798: Before and After

November 12, 2008

With a prestigious grant from the Asian Cultural Council, Hammer adjunct curator James Elaine moved to China in April 2008 to seek out emerging artists within China and throughout Asia. This blog provides a fascinating insight into Jamie’s travels and the art world in China.

798: Before and After

798 is the art district in a northeast section of Beijing that cropped up several years ago and has undergone dramatic changes in a very short time. As I understand it, it began spontaneously as an art district, as art and galleries seem to happen anywhere. China is no different. It was not known at the time if it would be allowed to operate forever, fearing closure by the authorities. But eventually the government saw its power to draw tourism, money, and achieve international cultural recognition and decided to not only let it survive but to invest heavily in its infrastructure. This occurred in concert with the citywide overhaul for the 2008 Beijing Olympics. It has not only changed the look of 798 from an old industrial factory district to verging upon an entertainment theme park but to also change the content within. Many artists and edgy galleries have already had to move because of soaring rents. What is now replacing them are high-end boutiques, restaurants, and Western galleries. When I arrived in April 08 it looked like a war zone in a forgotten village. I ruined at least 2 pairs of shoes walking everyday through the dirt and mud, and over mounds of brick, broken stone, mortar and garbage. There was no street light, so walking at night was rather dangerous. There were gaping holes in the streets, no warnings and no covers. It would have been very easy to fall into one and never be seen again. Huge plates of granite or concrete jutted out of the mounds of dirt and brick waiting for your head or shins to come along. The entire area was in upheaval. The landscape changed everyday as digging and building went on round the clock without stop. I would go to bed in one place then wake up in a seemingly different location almost everyday. Since I was not familiar with the district it was hard to find the same gallery twice because the look of the streets and buildings were changing so rapidly. I would get lost.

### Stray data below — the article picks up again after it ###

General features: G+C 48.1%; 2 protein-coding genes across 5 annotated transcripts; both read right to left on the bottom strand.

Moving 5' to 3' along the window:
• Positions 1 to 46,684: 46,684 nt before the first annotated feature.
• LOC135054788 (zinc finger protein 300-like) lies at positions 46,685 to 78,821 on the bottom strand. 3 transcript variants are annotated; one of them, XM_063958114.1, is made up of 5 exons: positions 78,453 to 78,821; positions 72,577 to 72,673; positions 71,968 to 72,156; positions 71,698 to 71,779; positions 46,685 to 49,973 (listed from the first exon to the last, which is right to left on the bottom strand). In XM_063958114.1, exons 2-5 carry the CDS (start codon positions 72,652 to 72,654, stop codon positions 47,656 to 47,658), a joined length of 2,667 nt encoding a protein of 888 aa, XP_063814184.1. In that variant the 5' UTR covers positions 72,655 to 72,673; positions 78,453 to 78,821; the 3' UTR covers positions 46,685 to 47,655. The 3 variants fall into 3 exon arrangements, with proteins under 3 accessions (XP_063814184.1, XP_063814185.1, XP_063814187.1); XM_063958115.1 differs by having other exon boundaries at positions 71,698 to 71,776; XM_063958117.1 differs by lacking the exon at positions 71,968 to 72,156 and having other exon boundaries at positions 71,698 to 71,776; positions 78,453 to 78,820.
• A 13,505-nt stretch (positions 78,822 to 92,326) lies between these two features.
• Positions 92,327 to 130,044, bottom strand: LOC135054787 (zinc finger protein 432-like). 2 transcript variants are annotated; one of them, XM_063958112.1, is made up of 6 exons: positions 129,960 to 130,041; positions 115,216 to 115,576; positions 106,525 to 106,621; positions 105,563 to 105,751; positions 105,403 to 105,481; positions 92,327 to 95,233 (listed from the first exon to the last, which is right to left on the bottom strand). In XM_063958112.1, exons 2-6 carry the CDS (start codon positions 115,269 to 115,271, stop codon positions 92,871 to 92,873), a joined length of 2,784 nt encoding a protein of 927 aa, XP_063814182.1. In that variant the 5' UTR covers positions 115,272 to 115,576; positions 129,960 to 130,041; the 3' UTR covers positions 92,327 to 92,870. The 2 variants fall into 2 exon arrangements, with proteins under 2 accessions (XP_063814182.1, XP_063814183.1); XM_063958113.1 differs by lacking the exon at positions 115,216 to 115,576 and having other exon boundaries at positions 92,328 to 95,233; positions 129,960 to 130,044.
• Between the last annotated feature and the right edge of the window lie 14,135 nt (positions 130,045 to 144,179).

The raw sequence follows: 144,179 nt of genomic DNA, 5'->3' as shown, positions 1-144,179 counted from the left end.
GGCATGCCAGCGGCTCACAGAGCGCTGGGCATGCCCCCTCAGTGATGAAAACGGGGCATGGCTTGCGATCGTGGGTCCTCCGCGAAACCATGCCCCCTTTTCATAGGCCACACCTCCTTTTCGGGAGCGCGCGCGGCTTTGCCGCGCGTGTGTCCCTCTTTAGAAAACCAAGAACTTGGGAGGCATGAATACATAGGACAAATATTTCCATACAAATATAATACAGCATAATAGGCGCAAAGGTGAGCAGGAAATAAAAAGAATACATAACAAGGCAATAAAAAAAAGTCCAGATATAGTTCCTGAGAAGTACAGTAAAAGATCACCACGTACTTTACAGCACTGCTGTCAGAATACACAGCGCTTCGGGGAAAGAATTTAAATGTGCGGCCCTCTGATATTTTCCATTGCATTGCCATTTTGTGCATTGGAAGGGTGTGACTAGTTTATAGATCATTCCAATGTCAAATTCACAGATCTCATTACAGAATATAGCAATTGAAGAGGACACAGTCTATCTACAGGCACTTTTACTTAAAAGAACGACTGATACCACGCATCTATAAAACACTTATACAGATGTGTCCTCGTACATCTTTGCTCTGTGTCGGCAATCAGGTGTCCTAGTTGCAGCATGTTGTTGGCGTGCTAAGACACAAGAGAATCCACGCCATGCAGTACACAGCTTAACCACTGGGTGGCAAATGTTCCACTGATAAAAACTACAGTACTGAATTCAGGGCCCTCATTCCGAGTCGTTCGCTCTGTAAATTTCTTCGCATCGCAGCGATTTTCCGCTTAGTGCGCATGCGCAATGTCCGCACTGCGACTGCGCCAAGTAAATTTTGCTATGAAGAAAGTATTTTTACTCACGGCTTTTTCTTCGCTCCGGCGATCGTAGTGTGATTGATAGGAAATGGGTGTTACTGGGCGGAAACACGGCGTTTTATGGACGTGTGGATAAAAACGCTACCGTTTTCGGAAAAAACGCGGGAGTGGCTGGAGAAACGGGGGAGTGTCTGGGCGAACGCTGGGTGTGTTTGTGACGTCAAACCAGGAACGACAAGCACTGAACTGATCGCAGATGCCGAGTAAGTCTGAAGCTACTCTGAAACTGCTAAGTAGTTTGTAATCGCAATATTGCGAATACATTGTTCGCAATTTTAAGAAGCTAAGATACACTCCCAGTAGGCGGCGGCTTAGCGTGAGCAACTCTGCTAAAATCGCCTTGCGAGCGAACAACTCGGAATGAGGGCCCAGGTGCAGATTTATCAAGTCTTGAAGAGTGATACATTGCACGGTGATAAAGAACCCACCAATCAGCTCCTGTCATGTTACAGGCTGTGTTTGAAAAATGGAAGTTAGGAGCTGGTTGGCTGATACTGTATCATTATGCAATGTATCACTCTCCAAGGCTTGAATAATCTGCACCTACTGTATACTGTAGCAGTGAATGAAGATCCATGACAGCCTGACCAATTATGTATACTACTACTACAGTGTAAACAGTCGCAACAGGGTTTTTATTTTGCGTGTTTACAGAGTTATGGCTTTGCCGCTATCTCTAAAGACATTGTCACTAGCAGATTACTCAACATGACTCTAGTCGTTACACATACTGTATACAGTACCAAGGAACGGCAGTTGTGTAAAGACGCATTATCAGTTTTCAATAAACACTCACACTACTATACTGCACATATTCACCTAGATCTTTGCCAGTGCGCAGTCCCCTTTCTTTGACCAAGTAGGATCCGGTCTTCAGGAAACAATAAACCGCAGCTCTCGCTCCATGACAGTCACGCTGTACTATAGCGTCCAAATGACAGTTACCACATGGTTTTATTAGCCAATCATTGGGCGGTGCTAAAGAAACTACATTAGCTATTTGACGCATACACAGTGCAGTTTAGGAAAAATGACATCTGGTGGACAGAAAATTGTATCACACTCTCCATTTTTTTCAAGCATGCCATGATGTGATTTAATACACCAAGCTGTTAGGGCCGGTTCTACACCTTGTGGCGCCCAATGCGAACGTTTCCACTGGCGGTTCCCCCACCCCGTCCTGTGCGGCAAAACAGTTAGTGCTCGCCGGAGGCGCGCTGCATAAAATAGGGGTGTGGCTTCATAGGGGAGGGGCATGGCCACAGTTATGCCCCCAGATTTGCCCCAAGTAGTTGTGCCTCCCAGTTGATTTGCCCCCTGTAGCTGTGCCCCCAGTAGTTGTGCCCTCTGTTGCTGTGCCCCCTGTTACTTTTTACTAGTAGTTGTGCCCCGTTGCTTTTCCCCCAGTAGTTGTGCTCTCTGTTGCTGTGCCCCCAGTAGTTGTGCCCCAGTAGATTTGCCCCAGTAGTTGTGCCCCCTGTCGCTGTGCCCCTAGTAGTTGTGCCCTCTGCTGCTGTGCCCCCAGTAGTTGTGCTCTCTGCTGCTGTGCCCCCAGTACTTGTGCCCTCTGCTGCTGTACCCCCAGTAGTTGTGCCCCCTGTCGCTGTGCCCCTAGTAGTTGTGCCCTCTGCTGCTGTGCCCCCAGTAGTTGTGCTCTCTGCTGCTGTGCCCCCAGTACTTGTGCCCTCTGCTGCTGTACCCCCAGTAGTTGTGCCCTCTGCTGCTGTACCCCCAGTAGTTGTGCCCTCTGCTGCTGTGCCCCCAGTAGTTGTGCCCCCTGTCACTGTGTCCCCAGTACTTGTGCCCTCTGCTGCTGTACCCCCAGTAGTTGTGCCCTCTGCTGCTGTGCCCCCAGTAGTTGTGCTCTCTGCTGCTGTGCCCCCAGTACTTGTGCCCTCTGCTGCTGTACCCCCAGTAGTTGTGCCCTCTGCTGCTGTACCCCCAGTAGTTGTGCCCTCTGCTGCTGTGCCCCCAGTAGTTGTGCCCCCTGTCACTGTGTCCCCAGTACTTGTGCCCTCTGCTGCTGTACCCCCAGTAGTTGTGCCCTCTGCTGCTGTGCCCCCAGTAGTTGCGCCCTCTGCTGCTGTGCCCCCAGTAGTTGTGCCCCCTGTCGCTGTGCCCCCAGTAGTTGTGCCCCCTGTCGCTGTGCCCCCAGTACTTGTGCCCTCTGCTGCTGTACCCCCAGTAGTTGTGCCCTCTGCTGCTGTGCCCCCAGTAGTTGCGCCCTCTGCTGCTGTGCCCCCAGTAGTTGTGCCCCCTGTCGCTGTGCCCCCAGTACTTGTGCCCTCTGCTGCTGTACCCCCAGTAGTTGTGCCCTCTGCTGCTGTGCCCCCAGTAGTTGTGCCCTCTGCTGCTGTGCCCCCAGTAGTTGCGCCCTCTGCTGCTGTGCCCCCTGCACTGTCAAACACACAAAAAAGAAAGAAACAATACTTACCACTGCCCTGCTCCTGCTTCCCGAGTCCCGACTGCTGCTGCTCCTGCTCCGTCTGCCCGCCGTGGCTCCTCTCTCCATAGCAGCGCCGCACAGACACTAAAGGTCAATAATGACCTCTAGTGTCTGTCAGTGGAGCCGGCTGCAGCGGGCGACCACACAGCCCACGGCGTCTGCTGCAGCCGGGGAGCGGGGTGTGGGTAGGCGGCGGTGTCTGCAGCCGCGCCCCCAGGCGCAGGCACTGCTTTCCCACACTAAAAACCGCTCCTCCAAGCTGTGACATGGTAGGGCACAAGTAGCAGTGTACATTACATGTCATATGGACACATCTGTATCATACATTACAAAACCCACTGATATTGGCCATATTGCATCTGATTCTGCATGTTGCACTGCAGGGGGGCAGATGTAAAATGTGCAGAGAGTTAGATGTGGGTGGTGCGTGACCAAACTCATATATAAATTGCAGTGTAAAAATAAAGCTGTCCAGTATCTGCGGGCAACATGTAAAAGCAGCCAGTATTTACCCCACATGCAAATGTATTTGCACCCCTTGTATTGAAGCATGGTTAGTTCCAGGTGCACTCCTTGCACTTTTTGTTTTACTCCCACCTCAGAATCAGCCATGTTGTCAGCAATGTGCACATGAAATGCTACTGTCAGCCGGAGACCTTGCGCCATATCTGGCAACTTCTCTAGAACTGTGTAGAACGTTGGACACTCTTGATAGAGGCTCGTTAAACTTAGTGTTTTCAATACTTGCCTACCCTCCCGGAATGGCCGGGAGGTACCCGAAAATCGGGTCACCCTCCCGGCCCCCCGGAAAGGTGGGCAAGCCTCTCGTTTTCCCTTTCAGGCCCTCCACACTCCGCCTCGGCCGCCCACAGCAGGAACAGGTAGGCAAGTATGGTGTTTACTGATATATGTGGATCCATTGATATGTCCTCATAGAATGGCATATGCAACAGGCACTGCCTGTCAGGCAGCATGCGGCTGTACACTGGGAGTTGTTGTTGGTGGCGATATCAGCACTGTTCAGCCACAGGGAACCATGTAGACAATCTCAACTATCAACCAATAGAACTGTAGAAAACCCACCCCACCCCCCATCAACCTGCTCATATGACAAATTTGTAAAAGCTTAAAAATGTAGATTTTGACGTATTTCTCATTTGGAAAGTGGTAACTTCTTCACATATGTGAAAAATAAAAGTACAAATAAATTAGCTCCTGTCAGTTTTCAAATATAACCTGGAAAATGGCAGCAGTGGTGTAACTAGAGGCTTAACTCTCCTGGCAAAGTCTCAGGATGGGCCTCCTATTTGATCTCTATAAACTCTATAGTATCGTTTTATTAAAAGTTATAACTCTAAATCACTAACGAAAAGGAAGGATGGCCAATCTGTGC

Beijing and China never cease to enthrall me. What is happening here and the speed of it is off the charts. I would not want to be anywhere else in the world at this moment, or maybe forever.

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